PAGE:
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Noise processing by networks

Noise processing by networks
Noise processing by networks
Cell behaviour is determined by complex molecular regulatory networks. Signalling networks are particularly important since they are responsible for the robust transmission of noisy environmental information to the cell's nucleus. However, although important signalling pathways have been well studied, and the manner of noise propagation through regulatory networks has been discussed, the relationship between network architecture and the cell's ability to process environmental noise is not well understood. To approach this problem in this thesis we derive a mathematical formula relating a network's structure to its noise processing ability. We noticed that noise processing is highly affected by the networks complexity, and in particular by the number and length of the weighted paths from the noisy input(s) to the output. In order to explore the utility of this mathematical expression, we apply it to the regulatory network for pluripotency in mouse embryonic stem (ES) cells and assess the effects of network topology on the propagation of noise through this system. We conclude by using the underlying theory to explain the interaction patterns in the ES cell's transcriptional circuit.
University of Southampton
Kontogeorgaki, Styliani
259f3c8a-730e-4fe3-a66f-42d8abcf6113
Kontogeorgaki, Styliani
259f3c8a-730e-4fe3-a66f-42d8abcf6113
Macarthur, Benjamin
2c0476e7-5d3e-4064-81bb-104e8e88bb6b
Zygalakis, Konstantinos
a330d719-2ccb-49bd-8cd8-d06b1e6daca6

Kontogeorgaki, Styliani (2017) Noise processing by networks. Masters Thesis, 102pp.

Record type: Thesis (Masters)

Abstract

Cell behaviour is determined by complex molecular regulatory networks. Signalling networks are particularly important since they are responsible for the robust transmission of noisy environmental information to the cell's nucleus. However, although important signalling pathways have been well studied, and the manner of noise propagation through regulatory networks has been discussed, the relationship between network architecture and the cell's ability to process environmental noise is not well understood. To approach this problem in this thesis we derive a mathematical formula relating a network's structure to its noise processing ability. We noticed that noise processing is highly affected by the networks complexity, and in particular by the number and length of the weighted paths from the noisy input(s) to the output. In order to explore the utility of this mathematical expression, we apply it to the regulatory network for pluripotency in mouse embryonic stem (ES) cells and assess the effects of network topology on the propagation of noise through this system. We conclude by using the underlying theory to explain the interaction patterns in the ES cell's transcriptional circuit.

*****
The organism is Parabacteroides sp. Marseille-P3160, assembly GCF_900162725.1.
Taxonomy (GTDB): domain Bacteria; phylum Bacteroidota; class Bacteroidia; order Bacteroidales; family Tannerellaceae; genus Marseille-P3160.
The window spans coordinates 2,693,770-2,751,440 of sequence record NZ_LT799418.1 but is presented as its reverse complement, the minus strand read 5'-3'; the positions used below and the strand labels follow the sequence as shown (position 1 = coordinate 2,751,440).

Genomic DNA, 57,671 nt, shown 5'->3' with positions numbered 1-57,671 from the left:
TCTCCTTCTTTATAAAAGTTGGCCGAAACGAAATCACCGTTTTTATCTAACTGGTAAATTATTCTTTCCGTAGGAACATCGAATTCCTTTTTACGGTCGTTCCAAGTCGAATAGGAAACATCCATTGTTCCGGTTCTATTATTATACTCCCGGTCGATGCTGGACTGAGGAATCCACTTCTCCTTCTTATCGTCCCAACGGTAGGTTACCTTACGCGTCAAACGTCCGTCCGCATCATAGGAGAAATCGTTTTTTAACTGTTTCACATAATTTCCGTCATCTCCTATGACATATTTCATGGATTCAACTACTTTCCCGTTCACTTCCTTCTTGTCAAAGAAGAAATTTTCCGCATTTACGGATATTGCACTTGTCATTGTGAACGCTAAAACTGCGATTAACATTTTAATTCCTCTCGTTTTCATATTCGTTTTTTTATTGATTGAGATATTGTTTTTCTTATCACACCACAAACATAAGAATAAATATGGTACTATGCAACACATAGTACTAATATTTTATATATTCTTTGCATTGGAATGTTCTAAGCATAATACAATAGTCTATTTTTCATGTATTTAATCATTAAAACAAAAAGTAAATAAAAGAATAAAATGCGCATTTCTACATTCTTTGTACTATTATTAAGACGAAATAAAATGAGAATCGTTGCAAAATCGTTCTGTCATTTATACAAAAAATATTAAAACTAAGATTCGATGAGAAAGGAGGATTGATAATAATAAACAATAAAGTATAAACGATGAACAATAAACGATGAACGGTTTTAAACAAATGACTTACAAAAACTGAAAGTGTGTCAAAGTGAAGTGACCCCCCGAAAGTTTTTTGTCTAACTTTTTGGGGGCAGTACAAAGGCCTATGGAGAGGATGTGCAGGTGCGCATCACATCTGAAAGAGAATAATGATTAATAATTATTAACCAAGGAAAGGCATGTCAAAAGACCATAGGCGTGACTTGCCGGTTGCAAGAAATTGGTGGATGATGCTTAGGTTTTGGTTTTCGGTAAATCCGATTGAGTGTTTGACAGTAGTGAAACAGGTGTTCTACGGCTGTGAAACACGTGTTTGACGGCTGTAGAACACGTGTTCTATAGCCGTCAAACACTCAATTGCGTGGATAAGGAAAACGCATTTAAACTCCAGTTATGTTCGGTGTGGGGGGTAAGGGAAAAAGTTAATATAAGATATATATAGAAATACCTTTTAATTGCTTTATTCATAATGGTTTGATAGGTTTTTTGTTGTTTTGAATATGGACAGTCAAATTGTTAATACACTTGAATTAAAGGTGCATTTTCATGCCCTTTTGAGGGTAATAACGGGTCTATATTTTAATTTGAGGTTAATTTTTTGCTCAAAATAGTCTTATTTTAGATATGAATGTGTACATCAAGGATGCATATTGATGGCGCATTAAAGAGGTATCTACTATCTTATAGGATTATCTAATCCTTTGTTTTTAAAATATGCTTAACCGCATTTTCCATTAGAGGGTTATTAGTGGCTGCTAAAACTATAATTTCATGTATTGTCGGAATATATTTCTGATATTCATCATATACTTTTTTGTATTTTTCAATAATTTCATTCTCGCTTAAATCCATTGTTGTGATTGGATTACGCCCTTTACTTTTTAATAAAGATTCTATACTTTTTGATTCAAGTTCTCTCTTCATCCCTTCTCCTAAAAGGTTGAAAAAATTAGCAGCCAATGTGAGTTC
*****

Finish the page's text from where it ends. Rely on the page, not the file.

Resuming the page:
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Published date: 2017
Organisations: Mathematical Sciences

Identifiers

Local EPrints ID: 411301
URI: http://eprints.soton.ac.uk/id/eprint/411301
PURE UUID: 6dd01bd1-9497-4fb4-b4a5-656567a26031

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Date deposited: 16 Jun 2017 16:33
Last modified: 13 Mar 2019 20:16

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